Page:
By Sheridan Wimmer on November 5, 2019
Updated research on food products and nutritional needs of consumers means an updated nutrition label will be coming soon to a grocery store near you.
If being an adult means getting upset when they rearrange your grocery store, then get ready for another change happening in grocery stores across America. However, these changes shouldn’t be as jarring as finding bacon where the breakfast rolls used to be, and they’ll provide a positive, even helpful, shopping experience.
New food labels are coming. They’ll be bigger, bolder and provide information necessary for making choices based on individuals’ dietary needs or preferences. Food manufacturers with $10 million or more in annual sales will have until Jan. 1, 2020, to comply with the new food labels. Those manufacturers with less than $10 million in sales have until Jan. 1, 2021. Single-ingredient sugar manufacturers (honey, maple syrup) have until July 1, 2021.
The changes reflect updated scientific information from the U.S. Food and Drug Administration (FDA) and will be easier for consumers to understand.
“The changes you’ll see on nutrition labels are a testament to the importance of science and research in food products,” Karen Hanson, a consulting dietitian, says. “Changes like these help food purchasers make better choices based on their health needs, restrictions or preferences.”
SIZE UP SERVINGS
The change: The number of “servings per container” and the “serving size” declaration are now in larger and/or bolder type. Servings per container shows the total number of servings in the entire food package. According to the FDA, some containers may have a label with two columns — one shows the amount of calories and nutrients in one serving; the other column shows information for the entire package.
Serving sizes have been updated to reflect what people customarily eat and drink at one time. For example, the serving size for ice cream was previously 1/2 cup and now is 2/3 cup.
“This change is helpful to be more realistic in expectations, but it is not a recommendation of how much to eat,” Hanson points out. “When comparing calories and nutrients in different foods, check the serving size in order to make an accurate comparison.”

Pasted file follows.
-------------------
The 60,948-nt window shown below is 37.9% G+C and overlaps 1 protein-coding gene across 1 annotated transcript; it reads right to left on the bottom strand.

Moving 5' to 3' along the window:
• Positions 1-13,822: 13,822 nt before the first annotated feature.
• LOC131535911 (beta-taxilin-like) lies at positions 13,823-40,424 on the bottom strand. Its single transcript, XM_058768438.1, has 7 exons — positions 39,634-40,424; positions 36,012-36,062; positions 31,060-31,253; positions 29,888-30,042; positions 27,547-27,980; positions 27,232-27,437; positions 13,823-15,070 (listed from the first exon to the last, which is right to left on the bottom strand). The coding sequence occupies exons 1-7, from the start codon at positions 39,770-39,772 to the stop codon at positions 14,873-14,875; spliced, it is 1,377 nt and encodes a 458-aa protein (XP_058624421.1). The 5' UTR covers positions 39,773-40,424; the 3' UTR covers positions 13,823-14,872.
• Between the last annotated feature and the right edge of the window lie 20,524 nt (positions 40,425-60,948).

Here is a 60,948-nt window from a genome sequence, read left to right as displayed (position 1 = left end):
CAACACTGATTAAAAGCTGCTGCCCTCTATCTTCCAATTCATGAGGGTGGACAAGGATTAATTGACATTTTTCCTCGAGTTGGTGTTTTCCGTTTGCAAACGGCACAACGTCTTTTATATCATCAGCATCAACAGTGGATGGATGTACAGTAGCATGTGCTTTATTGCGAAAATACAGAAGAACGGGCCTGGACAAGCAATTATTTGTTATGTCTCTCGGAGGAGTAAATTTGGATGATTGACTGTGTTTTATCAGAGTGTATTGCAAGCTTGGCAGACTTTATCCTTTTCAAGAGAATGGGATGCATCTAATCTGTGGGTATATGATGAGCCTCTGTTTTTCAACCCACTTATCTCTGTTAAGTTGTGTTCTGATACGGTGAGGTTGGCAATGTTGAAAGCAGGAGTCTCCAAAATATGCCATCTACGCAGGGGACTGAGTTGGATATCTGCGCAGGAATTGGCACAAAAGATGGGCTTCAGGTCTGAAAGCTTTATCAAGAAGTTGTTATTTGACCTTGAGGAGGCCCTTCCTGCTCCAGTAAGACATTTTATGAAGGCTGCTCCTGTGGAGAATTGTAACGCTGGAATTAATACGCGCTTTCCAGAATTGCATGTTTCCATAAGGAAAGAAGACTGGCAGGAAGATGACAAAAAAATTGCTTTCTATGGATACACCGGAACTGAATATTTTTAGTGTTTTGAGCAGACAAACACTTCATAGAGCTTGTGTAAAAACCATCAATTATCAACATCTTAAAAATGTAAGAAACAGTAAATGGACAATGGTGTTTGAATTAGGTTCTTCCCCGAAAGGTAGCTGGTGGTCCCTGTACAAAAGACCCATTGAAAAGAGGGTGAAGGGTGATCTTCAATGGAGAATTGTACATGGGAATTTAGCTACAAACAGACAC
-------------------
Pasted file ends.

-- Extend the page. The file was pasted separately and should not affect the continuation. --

BURNING AND EARNING CALORIES
The change: “Calories” is now larger and bolder. The FDA proposes that “as a general guide: 100 calories per serving of an individual food is considered a moderate amount, and 400 calories or more per serving of an individual food is considered high in calories.”
“While calories aren’t everything one should care about when sizing up nutrition information, it’s beneficial to be able to see the count more easily," Hanson says. “We are all different and have different needs based on our activity levels, age, sex, height and weight. Balance the number of calories you consume with the number of calories your body uses.”
A TEASPOON OF SUGAR
The change: This change will include sugars that are either added during the processing of foods, or
are packaged as such (e.g., a bag of table sugar), and includes sugars from syrups and honey, and sugars from concentrated fruit or vegetable juices.
For example, milk or fruit contains natural sugars that make up a portion of the carbohydrates in them. Foods like ice cream, or jams or jellies made from milk and fruit, contain the naturally occurring sugars, but also contain added sugars. The new label will help people know how much of each is contained in a product.
“Sugar information is a major consideration when thinking about a healthy lifestyle,” Hanson says. “It gets confusing when products have natural sugars to compare those to artificial sugars and added sugars. This will help the purchaser better understand their sugar intake.”
The FDA suggests aiming for less than 10 percent of your total daily calories from added sugars.
A NEW NUTRIENT TEAM
The lists of nutrients required or permitted on the label have been updated. A lot of Americans don’t always get the recommended amounts of nutrients with their respective diets. Two of those nutrients, vitamin D and potassium, will be required on labels in order to help alleviate that inadequacy.
On the other hand, some deficiencies have proven rare, so vitamins A and C are no longer required on food labels. The actual amount (in milligrams or micrograms), in addition to the percent daily value (%DV), must be listed for vitamin D, calcium, iron and potassium.
Photo courtesy of the FDA
We can get used to these changes. And we’ll likely find the bacon the next time we shop. Just be sure to read the label, too.